“In Syria, NGOs are all quite wealthy,” said Salam in laughing. They were always laughing. “Sometimes we would joke about those ridiculous things with one another, you know, including people who have nothing at all. We would joke about who went to the swag market to buy back their own belongings that day, and which factory got stolen of its tools to be sold again. We would speak about all these in laughing manner, because there is nothing you can do but to laugh.”
Those who laugh the loudest are those who cry the hardest.
Like many other Syrians, Salam’s father has been unemployed since 2011, and he can only make ends meet with his savings. “Salam” means “peace” in Arabic, which is what Syria needs the most. People like Salam and Eyad are, in a similar way, indispensable in modern-day Syria. “No one can help Syria. Only we can help ourselves.”
Before the outbreak of the war, Salam and Eyad were two ordinary university students. During the five years of warfare, tens of thousands of people have died, and more than five millions are forced to become displaced. Salam and Eyad also had no choice but to bear the whips of life and to mature before their age. “No matter what religion you believe in, no one has the right to kill, even if you are an atheist,” said Salam. They are now serving as volunteers in United Nations to speak for the rights of adolescents and women. They devote themselves to NGO work wholeheartedly, hoping to make a change. I have never seen anyone stronger than they are.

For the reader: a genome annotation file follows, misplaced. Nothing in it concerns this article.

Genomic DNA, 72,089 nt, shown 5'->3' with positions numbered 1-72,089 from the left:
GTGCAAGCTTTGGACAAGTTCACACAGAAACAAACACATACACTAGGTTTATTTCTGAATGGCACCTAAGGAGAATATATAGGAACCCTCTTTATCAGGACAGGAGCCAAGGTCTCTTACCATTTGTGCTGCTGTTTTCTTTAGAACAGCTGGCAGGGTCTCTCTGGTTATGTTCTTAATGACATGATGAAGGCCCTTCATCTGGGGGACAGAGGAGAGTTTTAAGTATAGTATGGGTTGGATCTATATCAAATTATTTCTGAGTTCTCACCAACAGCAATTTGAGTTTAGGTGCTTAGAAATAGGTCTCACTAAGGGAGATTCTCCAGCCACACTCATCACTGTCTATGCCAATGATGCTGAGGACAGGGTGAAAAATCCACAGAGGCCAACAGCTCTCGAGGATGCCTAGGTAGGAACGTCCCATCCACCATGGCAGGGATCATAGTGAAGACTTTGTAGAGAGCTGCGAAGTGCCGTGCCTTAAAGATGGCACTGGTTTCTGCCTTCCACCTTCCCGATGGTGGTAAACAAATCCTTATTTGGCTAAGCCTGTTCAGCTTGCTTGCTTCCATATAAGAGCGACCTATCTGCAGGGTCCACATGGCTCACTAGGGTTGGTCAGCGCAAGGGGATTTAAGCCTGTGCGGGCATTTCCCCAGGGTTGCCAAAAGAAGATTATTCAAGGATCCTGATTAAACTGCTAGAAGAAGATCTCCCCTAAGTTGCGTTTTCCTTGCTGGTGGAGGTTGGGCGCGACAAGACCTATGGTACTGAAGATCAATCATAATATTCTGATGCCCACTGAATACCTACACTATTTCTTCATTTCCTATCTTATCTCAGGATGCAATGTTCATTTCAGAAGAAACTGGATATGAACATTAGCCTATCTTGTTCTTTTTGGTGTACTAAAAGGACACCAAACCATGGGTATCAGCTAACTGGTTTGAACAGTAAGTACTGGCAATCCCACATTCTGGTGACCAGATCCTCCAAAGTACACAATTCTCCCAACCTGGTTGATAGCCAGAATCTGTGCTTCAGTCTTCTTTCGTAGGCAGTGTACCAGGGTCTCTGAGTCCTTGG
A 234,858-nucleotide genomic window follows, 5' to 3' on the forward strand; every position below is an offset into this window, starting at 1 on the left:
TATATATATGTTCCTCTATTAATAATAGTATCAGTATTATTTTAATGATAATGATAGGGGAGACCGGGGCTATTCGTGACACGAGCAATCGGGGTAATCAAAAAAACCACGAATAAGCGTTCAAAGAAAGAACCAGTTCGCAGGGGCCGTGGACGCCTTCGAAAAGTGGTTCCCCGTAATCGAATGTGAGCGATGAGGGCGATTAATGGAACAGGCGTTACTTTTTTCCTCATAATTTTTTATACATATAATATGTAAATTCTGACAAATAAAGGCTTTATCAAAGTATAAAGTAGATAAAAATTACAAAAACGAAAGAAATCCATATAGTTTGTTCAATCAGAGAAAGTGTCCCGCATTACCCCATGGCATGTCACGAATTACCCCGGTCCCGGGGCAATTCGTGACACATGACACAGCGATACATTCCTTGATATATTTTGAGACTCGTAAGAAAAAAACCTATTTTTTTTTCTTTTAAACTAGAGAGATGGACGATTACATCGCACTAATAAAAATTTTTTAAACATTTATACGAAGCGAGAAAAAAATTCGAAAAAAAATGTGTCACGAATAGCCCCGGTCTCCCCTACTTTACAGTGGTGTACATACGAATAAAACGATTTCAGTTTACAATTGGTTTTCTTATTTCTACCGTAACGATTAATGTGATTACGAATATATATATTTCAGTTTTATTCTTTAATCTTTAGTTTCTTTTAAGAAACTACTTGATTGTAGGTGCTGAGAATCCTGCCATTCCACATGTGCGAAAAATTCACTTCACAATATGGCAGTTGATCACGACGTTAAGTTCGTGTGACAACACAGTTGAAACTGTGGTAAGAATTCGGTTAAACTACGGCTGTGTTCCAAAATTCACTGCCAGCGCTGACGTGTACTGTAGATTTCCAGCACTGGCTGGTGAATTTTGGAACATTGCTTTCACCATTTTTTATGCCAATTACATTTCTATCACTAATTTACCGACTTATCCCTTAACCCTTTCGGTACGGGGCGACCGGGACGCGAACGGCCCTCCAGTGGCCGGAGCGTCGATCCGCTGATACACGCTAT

There is at least peace in Taiwan. It seems as if there is nothing we can do to help alleviate the cruel reality in Syria and many other corners of the world. Besides, we have a lot to deal with in our own country. Many people might ask: why should we know about what is happening in Syria? Indeed, I cannot find a reason for you to care about the world, just as I am unable to clearly explain why we should cherish one another, why we should care about minority groups, and why NPOst will continue paying attention to the actions of NPOs/NGOs in Taiwan.
However, Syria is sparing no effort in teaching the world a great lesson with its future. It tells us wars do not exist exclusively in the history, and their consequences do not merely affect people of that particular generation. Young people like Salam and Eyad are trying to teach us what peace is, what life is, what trust is, and what love is. If we fail to learn something from real fighters like them and strive to make a difference on earth, then all the sacrifice and loss in the world will eventually become meaningless.
2018 NPOst 公益交流站年會
1 位重量級國際講者 X 6 位國內傑出的工作者 X 6 位公益行動家 X 1 場專屬鐵粉的 Party
當我們只有 5 個人的時候，是否就能思考如何影響 50000 人？如果一個計畫雖然得以「永續」，但永遠只能影響 50 人，它還值得嘗試多久？如果從一個計畫創立之初就想像它「長大」的模樣，有什麼事現在就非做不可？
沒有標準答案，不論是非對錯。只有一位重量級國際講者與你深入探究如何「加速擴張創新的影響力」；6 個國內傑出的工作者／組織引領我們看見公益部門如何精彩跨界激盪火花；6 位由你我共同精挑細選出的公益行動家，讓我們想像改變的各種可能。以及，一場私密的 Party 與盛大的交流，創造無盡的機會與無價的體驗。
日期：2018 年 10 月 19 日
地址：新北市中和區中安街 85 號 B1
▼ 這篇不能只有我看到！分享給朋友一起讀 ↓ ▼